Prescribing exercise at varied levels of intensity and frequency: a randomized trial

Arch Intern Med. 2005 Nov 14;165(20):2362-9. doi: 10.1001/archinte.165.20.2362.


Background: Regular physical activity produces beneficial effects on health, but the exercise prescription needed to improve cardiovascular disease risk factors in free-living sedentary individuals remains unclear.

Methods: Sedentary adults (N = 492, 64.0% women) were randomized to 1 of 4 exercise-counseling conditions or to a physician advice comparison group. The duration (30 minutes) and type (walking) of exercise were held constant, while exercise intensity and frequency were manipulated to form 4 exercise prescriptions: moderate intensity-low frequency, moderate intensity-high frequency (HiF), hard intensity (HardI)-low frequency, and HardI-HiF. Comparison group participants received physician advice and written materials regarding recommended levels of exercise for health. Outcomes included 6- and 24-month changes in cardiorespiratory fitness (maximum oxygen consumption), high-density lipoprotein cholesterol (HDL-C) level, and the total cholesterol-HDL-C ratio.

Results: At 6 months, the HardI-HiF, HardI-low-frequency, and moderate-intensity-HiF conditions demonstrated significant increases in maximum oxygen consumption (P < .01 for all), but only the HardI-HiF condition showed significant improvements in HDL-C level (P < .03), total cholesterol-HDL-C ratio (P < .04), and maximum oxygen consumption (P < .01) compared with physician advice. At 24 months, the increases in maximum oxygen consumption remained significantly higher than baseline in the HardI-HiF, HardI-low-frequency, and moderate-intensity-HiF conditions and in the HardI-HiF group compared with physician advice (P < .01 for all), but no significant effects on HDL-C level (P = .57) or total cholesterol-HDL-C ratio (P = .64) were observed.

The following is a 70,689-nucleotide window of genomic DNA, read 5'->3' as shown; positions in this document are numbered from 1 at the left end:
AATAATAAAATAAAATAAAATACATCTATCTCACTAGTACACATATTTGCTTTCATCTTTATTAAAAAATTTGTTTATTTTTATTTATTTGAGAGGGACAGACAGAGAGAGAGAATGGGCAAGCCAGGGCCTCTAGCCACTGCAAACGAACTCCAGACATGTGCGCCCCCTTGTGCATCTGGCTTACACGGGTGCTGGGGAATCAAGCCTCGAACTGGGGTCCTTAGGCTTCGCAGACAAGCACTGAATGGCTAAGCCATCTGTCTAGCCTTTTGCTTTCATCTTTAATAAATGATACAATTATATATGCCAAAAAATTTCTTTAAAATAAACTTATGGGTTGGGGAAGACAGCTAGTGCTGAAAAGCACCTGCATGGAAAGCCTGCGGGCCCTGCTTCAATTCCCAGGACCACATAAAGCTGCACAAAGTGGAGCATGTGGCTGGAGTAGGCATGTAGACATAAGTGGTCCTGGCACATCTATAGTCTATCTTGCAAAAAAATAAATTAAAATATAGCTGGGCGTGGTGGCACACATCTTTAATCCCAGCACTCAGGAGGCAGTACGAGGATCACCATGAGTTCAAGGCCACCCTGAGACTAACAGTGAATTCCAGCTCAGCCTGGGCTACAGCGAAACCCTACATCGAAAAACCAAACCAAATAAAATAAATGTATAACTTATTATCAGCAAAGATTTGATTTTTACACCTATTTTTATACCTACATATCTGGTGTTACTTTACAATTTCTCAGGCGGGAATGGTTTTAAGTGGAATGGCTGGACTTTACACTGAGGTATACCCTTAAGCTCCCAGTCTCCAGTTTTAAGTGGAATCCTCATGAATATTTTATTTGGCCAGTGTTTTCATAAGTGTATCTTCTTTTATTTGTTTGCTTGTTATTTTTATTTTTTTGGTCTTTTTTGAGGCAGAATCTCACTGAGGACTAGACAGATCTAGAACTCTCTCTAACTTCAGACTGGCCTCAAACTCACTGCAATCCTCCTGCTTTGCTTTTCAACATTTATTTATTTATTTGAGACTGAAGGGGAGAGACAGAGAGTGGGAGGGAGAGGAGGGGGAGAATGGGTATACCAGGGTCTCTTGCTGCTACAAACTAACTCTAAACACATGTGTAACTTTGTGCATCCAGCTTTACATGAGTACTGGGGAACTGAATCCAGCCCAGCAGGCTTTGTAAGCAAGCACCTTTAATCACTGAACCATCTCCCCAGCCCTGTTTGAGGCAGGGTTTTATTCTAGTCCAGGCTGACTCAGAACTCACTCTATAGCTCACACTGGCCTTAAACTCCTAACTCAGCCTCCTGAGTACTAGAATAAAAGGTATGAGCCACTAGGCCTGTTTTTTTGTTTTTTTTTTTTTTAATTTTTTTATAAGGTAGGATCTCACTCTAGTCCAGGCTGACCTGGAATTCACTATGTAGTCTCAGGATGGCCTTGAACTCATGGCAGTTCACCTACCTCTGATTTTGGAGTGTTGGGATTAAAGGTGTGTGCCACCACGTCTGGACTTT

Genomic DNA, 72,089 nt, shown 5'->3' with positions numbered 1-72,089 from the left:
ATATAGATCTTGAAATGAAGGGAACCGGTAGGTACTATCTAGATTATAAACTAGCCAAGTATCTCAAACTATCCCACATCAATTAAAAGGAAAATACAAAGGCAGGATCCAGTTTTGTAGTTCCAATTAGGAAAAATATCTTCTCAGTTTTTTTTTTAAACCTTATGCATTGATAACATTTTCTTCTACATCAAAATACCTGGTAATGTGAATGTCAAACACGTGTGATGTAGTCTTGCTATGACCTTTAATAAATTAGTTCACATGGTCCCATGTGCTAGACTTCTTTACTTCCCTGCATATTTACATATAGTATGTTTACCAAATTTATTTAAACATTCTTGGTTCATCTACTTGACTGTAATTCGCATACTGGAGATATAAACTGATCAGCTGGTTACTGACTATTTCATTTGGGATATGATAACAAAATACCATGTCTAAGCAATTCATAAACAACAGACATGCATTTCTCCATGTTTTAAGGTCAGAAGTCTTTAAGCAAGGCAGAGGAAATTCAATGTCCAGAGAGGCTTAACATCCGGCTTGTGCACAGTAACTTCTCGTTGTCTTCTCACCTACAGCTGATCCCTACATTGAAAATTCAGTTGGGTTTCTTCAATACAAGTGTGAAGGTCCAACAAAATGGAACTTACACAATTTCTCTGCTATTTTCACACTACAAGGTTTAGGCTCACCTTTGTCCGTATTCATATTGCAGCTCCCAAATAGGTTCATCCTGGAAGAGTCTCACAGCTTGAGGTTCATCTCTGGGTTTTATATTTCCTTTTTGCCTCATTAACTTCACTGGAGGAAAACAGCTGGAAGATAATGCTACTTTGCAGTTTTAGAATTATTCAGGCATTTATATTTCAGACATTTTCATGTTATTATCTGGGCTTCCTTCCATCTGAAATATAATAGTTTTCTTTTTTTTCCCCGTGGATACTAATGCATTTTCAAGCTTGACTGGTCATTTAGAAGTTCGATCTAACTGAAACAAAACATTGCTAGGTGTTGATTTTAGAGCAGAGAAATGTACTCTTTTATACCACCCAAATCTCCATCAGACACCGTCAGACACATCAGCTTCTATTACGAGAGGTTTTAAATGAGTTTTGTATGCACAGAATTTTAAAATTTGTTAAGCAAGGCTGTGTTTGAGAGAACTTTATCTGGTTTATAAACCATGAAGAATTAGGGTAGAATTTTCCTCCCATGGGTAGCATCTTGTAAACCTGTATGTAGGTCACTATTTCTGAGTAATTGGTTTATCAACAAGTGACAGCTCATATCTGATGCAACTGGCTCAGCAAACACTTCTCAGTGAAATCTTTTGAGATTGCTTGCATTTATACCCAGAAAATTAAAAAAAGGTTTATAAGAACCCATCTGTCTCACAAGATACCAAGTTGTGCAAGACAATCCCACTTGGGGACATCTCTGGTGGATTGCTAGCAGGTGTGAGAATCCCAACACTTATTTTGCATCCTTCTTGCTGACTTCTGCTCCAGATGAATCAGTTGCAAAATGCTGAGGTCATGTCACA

Conclusions: Exercise counseling with a prescription for walking at either a HardI or a HiF produced significant long-term improvements in cardiorespiratory fitness. More exercise or the combination of HardI plus HiF exercise may provide additional benefits, including larger fitness changes and improved lipid profiles.

Publication types

  • Randomized Controlled Trial
  • Research Support, N.I.H., Extramural
  • Research Support, Non-U.S. Gov't

MeSH terms

  • Adult
  • Aged
  • Cardiovascular Diseases / blood
  • Cardiovascular Diseases / physiopathology
  • Cardiovascular Diseases / prevention & control*
  • Cholesterol / blood
  • Exercise / physiology
  • Exercise Therapy / classification
  • Exercise Therapy / methods*
  • Female
  • Humans
  • Life Style
  • Male
  • Middle Aged
  • Oxygen Consumption / physiology
  • Patient Compliance
  • Patient Education as Topic / methods*
  • Physical Fitness / physiology
  • Preventive Medicine / methods*
  • Risk Factors


  • Cholesterol